Monte Carlo analysis is a technique where a model is created that simulates a particular process or business case, and the model is then run a large number of times to generate an expected output value. The inputs to the model are generated at random based on an understanding of the values that they may actually take e.g. only within an allowable range, or clustered around a typical expected value. By running the model a large number of times, we can get an appreciation of the variability of the output value based on the variability in the input values. This technique enables us to generate an answer which is very close to reality in a fraction of the time and cost it would take to perform a full analysis.
In industry, it is often not possible to model every single scenario that could possibly arise because there are just too many possibilities to consider. Consider a 5 step process where each step can take one of 20 different values. The total number of combinations therefore is 205, which is 3.2 million possible different outcomes. Even if a computer could run a full simulation every second, it would still take 37 days at 100% utilisation to calculate in full. In business, we need to be able to make decisions in a shorter timeframe than this.
The Monte Carlo technique can be applied to almost any scenario. There is uncertainty in almost every aspect of business (and life in general), whether it's logistics, designing products or forecasting profits etc etc. In any situation where we need to understand the effects of uncertainty, Monte Carlo analysis is a great tool to have in the arsenal. There is even a saying that goes "All roads lead to Monte Carlo" because it is so simple, so versatile and so useful.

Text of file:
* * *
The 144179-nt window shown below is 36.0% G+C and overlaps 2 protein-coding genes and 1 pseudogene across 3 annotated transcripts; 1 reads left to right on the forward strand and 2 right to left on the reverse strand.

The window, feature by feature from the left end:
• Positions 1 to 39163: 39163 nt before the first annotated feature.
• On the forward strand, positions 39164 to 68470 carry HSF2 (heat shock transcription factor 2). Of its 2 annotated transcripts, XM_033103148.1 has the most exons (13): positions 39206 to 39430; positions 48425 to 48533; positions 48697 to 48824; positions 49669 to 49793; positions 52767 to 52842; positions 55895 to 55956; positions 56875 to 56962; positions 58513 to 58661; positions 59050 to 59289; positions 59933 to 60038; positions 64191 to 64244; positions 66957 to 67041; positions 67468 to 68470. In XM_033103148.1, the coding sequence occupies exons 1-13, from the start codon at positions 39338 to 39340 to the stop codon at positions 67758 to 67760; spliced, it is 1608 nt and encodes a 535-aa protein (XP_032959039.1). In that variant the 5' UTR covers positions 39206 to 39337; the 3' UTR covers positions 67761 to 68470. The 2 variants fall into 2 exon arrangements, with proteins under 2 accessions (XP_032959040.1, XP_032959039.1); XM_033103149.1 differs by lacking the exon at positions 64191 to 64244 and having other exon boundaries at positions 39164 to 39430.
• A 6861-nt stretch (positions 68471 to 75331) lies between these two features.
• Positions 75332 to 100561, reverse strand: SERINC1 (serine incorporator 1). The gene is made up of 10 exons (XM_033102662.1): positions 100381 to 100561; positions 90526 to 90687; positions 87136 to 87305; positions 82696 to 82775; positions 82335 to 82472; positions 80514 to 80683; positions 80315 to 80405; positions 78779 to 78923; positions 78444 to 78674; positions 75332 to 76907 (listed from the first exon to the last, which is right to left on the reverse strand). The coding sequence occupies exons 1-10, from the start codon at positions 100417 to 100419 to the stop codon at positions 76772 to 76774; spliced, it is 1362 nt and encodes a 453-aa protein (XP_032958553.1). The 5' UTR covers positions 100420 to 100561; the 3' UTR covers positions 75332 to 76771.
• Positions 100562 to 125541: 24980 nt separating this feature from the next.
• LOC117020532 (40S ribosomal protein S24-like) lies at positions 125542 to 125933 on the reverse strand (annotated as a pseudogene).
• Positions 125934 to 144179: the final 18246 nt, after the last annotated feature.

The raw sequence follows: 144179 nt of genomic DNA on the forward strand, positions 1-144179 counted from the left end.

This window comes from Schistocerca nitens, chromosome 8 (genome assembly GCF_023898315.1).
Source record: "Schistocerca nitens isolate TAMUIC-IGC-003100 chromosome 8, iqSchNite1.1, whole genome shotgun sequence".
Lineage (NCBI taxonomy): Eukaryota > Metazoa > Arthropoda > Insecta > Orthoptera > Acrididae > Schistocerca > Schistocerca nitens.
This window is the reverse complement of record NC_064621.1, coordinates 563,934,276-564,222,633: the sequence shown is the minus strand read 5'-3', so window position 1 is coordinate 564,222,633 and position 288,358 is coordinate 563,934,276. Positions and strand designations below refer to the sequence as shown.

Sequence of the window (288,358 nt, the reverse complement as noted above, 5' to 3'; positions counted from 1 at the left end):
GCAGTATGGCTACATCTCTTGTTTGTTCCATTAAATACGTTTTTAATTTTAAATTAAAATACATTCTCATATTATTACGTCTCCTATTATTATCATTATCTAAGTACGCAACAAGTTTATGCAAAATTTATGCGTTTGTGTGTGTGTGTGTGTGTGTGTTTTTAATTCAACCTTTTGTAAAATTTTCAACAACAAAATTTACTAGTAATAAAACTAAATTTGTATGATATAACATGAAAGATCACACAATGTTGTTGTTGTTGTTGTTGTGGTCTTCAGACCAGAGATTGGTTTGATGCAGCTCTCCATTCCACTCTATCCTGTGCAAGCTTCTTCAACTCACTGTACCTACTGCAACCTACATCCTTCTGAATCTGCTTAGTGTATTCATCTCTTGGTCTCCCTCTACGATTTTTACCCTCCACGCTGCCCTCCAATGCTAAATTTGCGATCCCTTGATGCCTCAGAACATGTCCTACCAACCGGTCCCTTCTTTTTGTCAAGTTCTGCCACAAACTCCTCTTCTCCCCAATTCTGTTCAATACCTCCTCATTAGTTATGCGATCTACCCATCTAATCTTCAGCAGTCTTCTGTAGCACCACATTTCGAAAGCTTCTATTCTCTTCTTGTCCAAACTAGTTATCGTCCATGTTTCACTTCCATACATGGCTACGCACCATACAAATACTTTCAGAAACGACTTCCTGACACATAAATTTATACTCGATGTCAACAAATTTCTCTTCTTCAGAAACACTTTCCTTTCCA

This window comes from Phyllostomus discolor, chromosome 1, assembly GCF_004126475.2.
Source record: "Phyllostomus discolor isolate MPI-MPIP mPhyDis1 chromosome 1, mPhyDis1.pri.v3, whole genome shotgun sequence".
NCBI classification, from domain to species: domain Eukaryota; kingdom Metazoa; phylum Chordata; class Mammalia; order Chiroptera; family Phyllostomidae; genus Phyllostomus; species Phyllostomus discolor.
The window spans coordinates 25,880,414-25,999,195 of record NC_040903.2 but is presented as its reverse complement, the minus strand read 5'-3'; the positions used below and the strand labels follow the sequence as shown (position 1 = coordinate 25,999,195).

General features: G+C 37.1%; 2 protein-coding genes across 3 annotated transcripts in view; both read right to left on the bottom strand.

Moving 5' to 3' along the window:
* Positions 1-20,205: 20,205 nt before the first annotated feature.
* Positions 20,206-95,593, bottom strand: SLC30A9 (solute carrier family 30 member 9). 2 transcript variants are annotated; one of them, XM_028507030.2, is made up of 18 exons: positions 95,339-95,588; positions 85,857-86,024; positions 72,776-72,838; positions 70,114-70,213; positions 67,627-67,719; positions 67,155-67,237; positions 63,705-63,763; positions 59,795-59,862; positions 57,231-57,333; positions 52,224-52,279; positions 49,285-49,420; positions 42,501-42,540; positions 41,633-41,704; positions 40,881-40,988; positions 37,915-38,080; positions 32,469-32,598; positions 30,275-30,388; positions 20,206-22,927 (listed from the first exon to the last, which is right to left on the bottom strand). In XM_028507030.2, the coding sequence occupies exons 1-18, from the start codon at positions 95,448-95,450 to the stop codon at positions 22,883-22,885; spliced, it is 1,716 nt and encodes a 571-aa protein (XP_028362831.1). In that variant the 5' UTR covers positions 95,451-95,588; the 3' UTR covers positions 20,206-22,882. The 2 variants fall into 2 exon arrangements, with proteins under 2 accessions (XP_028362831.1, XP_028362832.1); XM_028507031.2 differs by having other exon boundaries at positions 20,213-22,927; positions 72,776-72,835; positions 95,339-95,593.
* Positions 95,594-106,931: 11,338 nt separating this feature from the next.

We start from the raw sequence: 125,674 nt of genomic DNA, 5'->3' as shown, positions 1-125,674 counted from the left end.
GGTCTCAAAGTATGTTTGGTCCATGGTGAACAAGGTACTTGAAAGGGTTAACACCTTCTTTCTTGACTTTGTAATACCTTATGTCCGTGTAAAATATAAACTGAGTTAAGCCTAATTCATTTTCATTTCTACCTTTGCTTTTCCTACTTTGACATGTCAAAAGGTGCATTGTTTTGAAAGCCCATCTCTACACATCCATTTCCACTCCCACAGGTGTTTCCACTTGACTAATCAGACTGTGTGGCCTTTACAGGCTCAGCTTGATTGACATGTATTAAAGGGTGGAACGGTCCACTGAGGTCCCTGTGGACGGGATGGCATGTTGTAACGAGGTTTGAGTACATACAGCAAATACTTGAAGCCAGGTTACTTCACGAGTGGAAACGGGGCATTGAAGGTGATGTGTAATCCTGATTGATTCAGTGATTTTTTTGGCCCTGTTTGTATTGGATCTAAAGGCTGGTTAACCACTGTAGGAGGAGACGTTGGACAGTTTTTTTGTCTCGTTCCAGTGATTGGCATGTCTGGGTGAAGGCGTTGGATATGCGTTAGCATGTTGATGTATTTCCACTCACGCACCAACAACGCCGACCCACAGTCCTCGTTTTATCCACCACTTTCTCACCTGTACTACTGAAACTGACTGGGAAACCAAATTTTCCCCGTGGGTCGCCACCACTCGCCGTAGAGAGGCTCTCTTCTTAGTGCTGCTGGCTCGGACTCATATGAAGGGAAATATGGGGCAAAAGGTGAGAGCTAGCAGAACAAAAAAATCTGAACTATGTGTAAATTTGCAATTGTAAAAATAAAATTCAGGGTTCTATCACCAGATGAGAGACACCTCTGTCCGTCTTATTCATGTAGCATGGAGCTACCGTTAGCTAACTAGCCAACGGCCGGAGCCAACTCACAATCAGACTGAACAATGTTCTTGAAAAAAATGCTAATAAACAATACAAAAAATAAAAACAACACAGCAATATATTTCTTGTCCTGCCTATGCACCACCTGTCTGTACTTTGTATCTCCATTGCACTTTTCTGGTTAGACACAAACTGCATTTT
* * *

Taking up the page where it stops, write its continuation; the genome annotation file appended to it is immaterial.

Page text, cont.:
Suppose you run a business that manufactures metal beams that are 3 metres long from three separate beams provided by suppliers. The finished beams are sold for £100 each, and must be within +/- 1mm tolerance, or else your customers will refuse to buy them.
You have a choice of three suppliers to provide your input beams. They can all manufacture their beams to the length required, but with different levels of accuracy*. The details for each supplier are listed below:
*The accuracy of each supplier is quoted as the standard deviation of their finished product.
|Cheap||£20||+/- 1.0 mm|
|Medium||£25||+/- 0.5 mm|
|Expensive||£33||+/- 0.1 mm|
So - Can we balance the probability of being outside of the required tolerance against the costs of the different suppliers? And can we then optimise the system to maximise our profit margin? Of course we can - using the Monte Carlo analysis technique.
Quick note: In every scenario given below, the analysis has been modelled based on the "manufacture" of 1,000 beams. Each chart shows the distribution of the three input beams on the top row, and the distribution in final output on the bottom. The dashed black lines are the limits above/below which our customers will not buy our product.